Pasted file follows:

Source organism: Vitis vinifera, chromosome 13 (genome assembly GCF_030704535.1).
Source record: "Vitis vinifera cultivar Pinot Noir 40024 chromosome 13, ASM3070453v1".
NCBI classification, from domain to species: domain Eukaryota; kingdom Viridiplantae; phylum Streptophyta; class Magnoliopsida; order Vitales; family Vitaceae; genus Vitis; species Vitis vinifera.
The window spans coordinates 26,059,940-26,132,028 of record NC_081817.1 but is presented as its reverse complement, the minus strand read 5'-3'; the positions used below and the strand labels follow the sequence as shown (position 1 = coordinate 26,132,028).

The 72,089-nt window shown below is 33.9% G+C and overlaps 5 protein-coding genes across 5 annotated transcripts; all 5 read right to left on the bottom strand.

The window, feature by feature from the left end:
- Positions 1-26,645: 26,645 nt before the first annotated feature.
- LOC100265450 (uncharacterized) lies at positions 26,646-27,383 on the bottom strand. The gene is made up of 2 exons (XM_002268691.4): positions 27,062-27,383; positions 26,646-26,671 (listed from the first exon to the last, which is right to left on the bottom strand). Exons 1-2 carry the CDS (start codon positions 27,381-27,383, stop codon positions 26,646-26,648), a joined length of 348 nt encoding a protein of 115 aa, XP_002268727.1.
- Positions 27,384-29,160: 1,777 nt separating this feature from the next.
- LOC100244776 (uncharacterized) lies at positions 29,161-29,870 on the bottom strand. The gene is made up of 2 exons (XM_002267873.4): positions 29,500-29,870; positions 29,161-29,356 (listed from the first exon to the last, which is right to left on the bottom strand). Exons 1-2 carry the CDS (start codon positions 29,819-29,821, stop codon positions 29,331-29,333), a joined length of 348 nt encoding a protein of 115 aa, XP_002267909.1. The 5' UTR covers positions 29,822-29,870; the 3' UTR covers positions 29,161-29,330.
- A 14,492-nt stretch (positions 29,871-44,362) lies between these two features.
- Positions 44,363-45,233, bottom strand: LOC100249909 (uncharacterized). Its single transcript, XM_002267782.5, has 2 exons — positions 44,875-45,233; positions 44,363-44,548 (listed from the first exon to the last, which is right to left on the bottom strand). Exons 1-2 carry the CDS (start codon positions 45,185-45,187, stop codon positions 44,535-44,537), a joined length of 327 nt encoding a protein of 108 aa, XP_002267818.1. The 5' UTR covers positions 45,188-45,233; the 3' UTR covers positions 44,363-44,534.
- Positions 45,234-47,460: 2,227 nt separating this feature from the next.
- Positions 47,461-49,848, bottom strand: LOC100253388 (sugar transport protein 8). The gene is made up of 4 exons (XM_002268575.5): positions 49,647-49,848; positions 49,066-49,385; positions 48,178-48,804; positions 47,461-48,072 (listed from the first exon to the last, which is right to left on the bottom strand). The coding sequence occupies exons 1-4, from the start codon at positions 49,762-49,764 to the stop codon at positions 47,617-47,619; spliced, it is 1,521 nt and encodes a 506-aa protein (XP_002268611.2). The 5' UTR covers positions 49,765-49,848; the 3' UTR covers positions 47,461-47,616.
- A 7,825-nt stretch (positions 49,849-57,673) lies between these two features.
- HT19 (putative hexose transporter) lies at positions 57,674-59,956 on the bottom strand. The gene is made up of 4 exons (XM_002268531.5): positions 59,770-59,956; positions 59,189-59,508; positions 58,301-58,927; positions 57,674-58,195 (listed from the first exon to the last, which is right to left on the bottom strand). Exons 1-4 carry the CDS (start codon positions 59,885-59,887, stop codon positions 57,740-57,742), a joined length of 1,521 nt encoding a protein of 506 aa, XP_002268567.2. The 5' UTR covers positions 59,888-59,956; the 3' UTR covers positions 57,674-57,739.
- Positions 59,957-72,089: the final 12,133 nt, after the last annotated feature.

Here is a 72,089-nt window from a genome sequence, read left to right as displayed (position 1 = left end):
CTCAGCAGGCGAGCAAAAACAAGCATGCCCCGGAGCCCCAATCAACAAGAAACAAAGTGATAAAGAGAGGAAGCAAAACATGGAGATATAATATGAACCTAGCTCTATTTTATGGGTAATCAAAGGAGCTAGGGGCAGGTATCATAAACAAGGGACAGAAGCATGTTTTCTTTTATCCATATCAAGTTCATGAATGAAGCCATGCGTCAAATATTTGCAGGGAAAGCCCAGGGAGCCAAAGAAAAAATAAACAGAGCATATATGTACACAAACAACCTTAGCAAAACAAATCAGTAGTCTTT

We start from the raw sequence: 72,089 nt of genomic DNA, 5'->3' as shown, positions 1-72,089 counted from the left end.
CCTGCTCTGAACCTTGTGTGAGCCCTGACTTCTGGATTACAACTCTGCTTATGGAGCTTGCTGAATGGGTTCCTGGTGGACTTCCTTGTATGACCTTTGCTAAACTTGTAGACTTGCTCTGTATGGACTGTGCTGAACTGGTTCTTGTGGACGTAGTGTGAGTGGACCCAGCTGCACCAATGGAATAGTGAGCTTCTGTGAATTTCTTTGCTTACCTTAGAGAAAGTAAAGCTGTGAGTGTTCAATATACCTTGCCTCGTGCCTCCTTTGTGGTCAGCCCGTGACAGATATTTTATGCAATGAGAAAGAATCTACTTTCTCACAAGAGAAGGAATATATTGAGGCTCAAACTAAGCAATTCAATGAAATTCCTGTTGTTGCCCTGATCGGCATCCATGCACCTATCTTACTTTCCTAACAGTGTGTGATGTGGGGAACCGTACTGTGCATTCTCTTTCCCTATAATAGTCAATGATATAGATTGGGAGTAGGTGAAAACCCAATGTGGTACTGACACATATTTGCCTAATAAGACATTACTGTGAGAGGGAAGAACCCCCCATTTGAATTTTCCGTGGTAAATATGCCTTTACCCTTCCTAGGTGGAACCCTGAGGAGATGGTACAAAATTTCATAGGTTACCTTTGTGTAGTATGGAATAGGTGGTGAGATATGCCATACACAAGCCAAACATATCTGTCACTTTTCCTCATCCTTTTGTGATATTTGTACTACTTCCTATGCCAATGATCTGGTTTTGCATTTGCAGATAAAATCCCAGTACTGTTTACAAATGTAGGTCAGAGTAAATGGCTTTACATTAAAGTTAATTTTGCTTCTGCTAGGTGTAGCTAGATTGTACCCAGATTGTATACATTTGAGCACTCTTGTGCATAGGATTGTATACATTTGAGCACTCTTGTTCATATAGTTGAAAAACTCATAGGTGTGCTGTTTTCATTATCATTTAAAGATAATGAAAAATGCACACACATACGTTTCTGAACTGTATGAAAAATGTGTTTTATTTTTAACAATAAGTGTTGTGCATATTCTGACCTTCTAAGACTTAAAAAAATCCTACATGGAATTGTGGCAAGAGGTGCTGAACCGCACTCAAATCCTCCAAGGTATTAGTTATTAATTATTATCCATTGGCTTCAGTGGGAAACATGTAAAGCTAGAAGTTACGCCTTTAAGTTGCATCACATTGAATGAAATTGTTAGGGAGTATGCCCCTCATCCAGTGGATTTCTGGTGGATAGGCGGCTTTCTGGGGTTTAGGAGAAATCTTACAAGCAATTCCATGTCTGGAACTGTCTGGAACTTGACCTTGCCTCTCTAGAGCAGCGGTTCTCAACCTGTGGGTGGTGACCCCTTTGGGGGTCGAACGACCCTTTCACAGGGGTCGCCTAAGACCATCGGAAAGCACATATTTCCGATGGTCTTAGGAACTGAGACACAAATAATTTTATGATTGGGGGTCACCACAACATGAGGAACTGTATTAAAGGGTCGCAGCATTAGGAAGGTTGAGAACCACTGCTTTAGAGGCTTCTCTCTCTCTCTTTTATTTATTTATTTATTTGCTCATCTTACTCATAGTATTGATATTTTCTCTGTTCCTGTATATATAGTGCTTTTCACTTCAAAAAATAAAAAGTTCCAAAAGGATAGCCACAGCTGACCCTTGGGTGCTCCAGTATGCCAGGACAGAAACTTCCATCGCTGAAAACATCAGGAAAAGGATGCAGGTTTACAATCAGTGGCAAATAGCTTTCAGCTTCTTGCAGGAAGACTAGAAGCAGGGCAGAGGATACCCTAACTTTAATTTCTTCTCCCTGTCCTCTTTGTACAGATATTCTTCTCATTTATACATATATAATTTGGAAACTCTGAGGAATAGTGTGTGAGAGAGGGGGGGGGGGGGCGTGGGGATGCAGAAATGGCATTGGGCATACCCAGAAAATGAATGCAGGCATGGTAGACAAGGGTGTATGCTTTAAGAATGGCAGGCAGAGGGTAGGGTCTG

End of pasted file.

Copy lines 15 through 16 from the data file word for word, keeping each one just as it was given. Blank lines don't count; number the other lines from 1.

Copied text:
- A 7,825-nt stretch (positions 49,849-57,673) lies between these two features.
- HT19 (putative hexose transporter) lies at positions 57,674-59,956 on the bottom strand. The gene is made up of 4 exons (XM_002268531.5): positions 59,770-59,956; positions 59,189-59,508; positions 58,301-58,927; positions 57,674-58,195 (listed from the first exon to the last, which is right to left on the bottom strand). Exons 1-4 carry the CDS (start codon positions 59,885-59,887, stop codon positions 57,740-57,742), a joined length of 1,521 nt encoding a protein of 506 aa, XP_002268567.2. The 5' UTR covers positions 59,888-59,956; the 3' UTR covers positions 57,674-57,739.